Sorry for the lack of posts the past few days — the L.A. trip wiped me out, and now it’s the last week of school with a lot of catching up to do.
Interesting legal development: California Court: Landlord Can’t Evict Medical Marijuana Dispensary
One of the tools that the feds have been using has been to threaten the landlords and get them to do the dirty work for them by evicting the dispensary. This ruling notes that as long as the lease indicated that the business was for medical marijuana, the landlord can’t use the state courts to evict them for doing what they said they would do and what’s legal under state law.
Gee, maybe there really are some limitations to applying U.S. law to the entire globe. U.S. law targeting drug smugglers in foreign waters is deemed illegal
In a bit of a blow to the endless war on drugs, a federal appeals court has concluded the 1986 law used to charge the defendants is illegal. In November, the 11th U.S. Circuit Court of Appeals in Atlanta vacated their convictions after finding that Congress exceeded its constitutional power when it passed a portion of that law that was used to prosecute them.
The appeals court found that the Maritime Drug Law Enforcement Act could not be used for prosecuting drug smugglers arrested within the 12-mile territorial waters of foreign countries such as Colombia, Panama, Guatemala and Honduras.
Only a minor restriction to the global domination of the U.S. drug war, but important nonetheless.
Pretty pathetic. Colorado Business Groups Ask Feds to Enforce Marijuana Laws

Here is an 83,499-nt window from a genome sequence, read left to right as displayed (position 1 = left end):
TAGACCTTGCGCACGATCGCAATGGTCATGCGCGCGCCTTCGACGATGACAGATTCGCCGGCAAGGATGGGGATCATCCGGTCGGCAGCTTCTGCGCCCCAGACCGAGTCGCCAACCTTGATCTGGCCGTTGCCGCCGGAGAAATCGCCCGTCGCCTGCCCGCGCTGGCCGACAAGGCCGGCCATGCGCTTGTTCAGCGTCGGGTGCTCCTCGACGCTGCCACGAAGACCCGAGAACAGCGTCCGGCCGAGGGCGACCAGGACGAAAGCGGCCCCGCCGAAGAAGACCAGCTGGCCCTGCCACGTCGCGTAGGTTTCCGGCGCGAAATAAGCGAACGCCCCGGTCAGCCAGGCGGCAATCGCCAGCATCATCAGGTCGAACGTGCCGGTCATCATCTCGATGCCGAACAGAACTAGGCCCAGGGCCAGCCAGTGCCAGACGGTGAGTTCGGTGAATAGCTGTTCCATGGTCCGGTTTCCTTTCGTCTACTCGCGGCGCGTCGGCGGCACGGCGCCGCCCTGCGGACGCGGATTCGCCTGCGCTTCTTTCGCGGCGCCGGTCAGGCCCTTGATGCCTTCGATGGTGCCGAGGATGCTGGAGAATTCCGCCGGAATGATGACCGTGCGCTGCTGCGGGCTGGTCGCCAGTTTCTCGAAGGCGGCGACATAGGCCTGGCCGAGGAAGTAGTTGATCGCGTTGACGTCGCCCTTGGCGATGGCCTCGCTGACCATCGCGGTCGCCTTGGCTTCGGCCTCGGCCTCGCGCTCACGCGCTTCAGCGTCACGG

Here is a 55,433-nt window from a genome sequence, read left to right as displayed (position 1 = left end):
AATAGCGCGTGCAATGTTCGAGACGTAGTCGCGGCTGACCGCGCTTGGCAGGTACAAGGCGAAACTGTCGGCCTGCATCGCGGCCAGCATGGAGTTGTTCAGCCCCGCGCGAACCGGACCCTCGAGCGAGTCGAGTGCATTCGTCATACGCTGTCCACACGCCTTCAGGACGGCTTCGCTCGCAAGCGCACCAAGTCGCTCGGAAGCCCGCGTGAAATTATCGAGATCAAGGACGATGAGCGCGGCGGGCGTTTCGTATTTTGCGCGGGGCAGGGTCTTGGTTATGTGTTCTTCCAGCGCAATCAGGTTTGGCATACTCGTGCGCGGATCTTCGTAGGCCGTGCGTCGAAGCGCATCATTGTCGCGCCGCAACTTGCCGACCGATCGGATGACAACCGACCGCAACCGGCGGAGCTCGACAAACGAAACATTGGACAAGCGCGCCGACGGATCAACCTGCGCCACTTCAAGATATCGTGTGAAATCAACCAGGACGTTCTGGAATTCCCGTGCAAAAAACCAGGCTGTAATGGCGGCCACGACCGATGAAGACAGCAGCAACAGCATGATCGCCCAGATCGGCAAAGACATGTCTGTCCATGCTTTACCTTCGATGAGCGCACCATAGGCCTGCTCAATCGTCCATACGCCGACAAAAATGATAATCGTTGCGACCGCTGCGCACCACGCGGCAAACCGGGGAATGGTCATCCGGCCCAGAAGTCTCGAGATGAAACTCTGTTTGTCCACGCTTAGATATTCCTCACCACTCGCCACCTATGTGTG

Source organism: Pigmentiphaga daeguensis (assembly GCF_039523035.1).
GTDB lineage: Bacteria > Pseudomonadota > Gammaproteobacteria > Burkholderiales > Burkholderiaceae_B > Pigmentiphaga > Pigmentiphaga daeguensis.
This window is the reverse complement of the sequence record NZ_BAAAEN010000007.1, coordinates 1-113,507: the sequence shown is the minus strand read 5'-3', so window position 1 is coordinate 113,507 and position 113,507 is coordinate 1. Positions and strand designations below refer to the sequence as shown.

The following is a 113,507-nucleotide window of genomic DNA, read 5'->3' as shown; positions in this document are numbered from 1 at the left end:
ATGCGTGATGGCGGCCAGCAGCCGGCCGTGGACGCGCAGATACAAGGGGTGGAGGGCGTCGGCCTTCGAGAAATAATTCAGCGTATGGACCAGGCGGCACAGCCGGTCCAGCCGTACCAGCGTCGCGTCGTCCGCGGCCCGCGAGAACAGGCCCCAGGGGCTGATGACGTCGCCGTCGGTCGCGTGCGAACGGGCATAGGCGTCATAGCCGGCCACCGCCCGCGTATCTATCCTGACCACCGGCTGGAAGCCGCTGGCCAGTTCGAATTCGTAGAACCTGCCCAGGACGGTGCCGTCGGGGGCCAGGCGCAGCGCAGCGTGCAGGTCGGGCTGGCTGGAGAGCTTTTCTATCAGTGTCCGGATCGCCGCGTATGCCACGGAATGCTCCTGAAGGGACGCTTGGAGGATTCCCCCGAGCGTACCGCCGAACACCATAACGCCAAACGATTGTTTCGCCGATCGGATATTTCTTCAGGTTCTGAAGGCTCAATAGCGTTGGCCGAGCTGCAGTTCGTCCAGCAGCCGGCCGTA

That’s right – a bunch of Chambers of Commerce and other organizations have sent a letter asking for the feds to step in. It’s a truly bizarre letter. They say that the legal uncertainties of the clash between state and federal laws create a difficult business climate, but their only suggestion for solving it is for the Feds to impose draconian enforcement and they completely ignore the other way to resolve the difference.
On November 6, 2012, Colorado voters passed Amendment 64, a statewide initiative that makes it lawful for any adult to possess up to one ounce of marijuana for recreational use. Passage of Amendment 64 has left considerable uncertainty for employers and businesses in Colorado with regard to their legal rights and obligations. At a time when the Colorado economy is successfully emerging from the most recent economic downturn, enjoying certainty in our business decisions will assure continued growth in our economy.
The Colorado business community, as represented by the signatory organizations noted below, seeks clarity from the Department of Justice with regard to your intentions to enforce federal law under your prosecutorial discretion.
The provisions of Amendment 64 are in direct conflict with the Controlled Substances Act (CSA) and other provisions of federal law. The CSA clearly states that federal law preempts state law when there is a positive conflict between the two jurisdictions.1 Furthermore, Amendment 64 violates the Supremacy Clause of the US Constitution as well as our government’s treaty obligations ratified by Congress.2
Consequently, we encourage the enforcement of the CSA, to provide the certainty and clarity of law we seek.